National Mission for Clean Ganga (NMCG), an autonomous society under Ministry of Water Resources, River Development and Ganga Rejuvenation today launched ‘Nirmal Ganga Sahbhagita’ for initiating a sustainable partnership with 118 Urban Local Bodies (ULB) located along the river Ganga.
During the launch of Nirmal Ganga Sahbhagita initiative, the Ganga Rejuvenation Minister Uma Bharti said that, ” The ULBs have a major role to play in this regard as they are directly communicating with the people at the grass root level.”
The Minister said that the ‘Clean Ganga Mission’ should be an example for the whole world and we should be able to invite foreigners to see our clean Ganga.
She said this task is very arduous and complex but not impossible to achieve.
The main objectives of the ‘Nirmal Ganga Sahbhagita’ is to provide required assistance by the Centre to Urban Local Bodies for forrmation of Ganga Project Implementation Units (PIU) in various towns.
The initiative will also address the issue of systematic solid waste management near ghats and confluence of Nalas into the river.
As of now, untreated municipal sewage account for the bulk (over 75 per cent) of pollution in Ganga, mostly generated by the larger cities. Currently, the responsibility for provision of adequate sanitation and waste management services overlap considerably across the State Governments and the Urban Local Bodies (ULBs).
Despite its holy status and dependence of people on it, the river is constantly one of the most polluted
Several efforts are being made in order to reduce the pollution in Ganga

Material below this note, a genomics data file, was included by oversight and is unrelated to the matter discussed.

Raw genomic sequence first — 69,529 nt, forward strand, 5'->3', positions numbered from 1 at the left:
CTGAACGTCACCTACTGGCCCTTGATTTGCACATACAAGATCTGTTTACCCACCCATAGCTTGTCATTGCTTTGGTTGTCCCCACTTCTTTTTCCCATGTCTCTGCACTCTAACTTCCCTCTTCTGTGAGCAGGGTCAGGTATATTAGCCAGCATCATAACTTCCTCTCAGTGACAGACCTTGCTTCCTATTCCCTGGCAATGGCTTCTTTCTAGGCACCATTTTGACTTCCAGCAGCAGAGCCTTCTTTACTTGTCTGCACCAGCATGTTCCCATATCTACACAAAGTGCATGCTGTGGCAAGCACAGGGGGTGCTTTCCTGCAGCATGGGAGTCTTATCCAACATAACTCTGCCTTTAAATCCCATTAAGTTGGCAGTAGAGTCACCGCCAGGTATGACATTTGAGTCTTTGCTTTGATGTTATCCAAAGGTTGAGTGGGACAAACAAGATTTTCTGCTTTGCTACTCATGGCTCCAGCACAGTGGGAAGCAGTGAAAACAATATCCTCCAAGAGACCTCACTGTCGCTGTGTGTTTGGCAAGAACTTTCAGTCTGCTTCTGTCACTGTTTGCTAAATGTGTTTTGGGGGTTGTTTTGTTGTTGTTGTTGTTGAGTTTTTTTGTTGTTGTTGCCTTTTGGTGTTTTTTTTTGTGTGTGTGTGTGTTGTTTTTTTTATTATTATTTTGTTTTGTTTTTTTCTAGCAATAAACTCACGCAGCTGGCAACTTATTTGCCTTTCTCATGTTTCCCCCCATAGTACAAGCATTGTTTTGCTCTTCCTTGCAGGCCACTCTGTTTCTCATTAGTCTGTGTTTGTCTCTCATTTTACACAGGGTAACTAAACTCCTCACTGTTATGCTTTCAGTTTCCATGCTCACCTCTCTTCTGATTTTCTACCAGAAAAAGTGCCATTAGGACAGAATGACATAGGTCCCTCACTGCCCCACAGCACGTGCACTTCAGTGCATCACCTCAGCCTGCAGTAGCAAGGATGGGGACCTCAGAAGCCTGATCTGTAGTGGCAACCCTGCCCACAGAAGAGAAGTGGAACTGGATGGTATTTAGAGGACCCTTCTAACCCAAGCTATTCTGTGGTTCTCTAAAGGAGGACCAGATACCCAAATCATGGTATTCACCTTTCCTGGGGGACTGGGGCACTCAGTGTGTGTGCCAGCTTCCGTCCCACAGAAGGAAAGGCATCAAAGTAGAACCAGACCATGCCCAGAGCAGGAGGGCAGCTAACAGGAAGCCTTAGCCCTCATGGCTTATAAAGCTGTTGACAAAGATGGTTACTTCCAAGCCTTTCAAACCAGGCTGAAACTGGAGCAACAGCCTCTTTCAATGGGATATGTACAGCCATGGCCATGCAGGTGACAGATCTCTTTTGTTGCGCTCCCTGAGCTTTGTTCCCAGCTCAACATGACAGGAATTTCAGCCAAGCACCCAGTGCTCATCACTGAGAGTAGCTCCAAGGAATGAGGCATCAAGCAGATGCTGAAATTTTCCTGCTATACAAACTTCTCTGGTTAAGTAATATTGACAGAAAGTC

River Ganga is one of the most famous river, whose holiness is not only known in India but all over the world. However, the holy river Ganga is not only famous for its history or holiness, but rather for the pollution it suffers from.
Ganga is one of the most polluted rivers i the world. Subject to rituals, daily chores and incompetent cleaning plans, the Ganga is hardly the holy river it used to be. Several attempts have been made to clean the holy river but none of them has had any major success till now.
Efforts for Cleaning the Ganga
In past few years, governments and local organisations have made invests of billions of rupees to plan and run various campaigns and programs directed at the clean-up and restoration of the Ganga. However, despite all the efforts, the mistreatment the river Ganga and its pollution are not seeing any reduction.
River Ganga is not only a spiritual and cultural hub for Indians and pilgrims, it is also the lifeline of the approximated 43% of Indians. Many household depends solely on Ganga for their day-to-day chores.
Keeping this in mind, cleaning Ganga should be one of the prime concerns of government, however, despite several efforts, there is no change in the pollution level of the River Ganga.
River Ganga – A Living Entity
On March 20, 2017, the Uttarakhand High Court declared Ganga as the “first living entity of India” giving the holy river rights similar to that of a living person.
The main motive behind this step was the preservation of the river. This makes any crime committed against the river Ganga, like dumping of waste, eligible to be tried in court as the acts will constitute as harm against a person.
National River Ganga (Rejuvenation Protection and Maintenance) Bill Act 2017, was also passed to ensure the cleanliness and rejuvenation of the river Ganga. The proposed Ganga Act of 2017 makes Ganga, first river in the country to be protected by an Act of Parliament.
The Act could help in protecting the river in many ways. It is not only for the protection of the holy river but also for the people who use its water. There are several plans being enforced to protect the river, many technical and natural ways are being adopted to protect river Ganga. It also serves as a guide to protect other rivers in the future.
With several efforts being made to save the river Ganga, maybe there is still a hope for this holy river.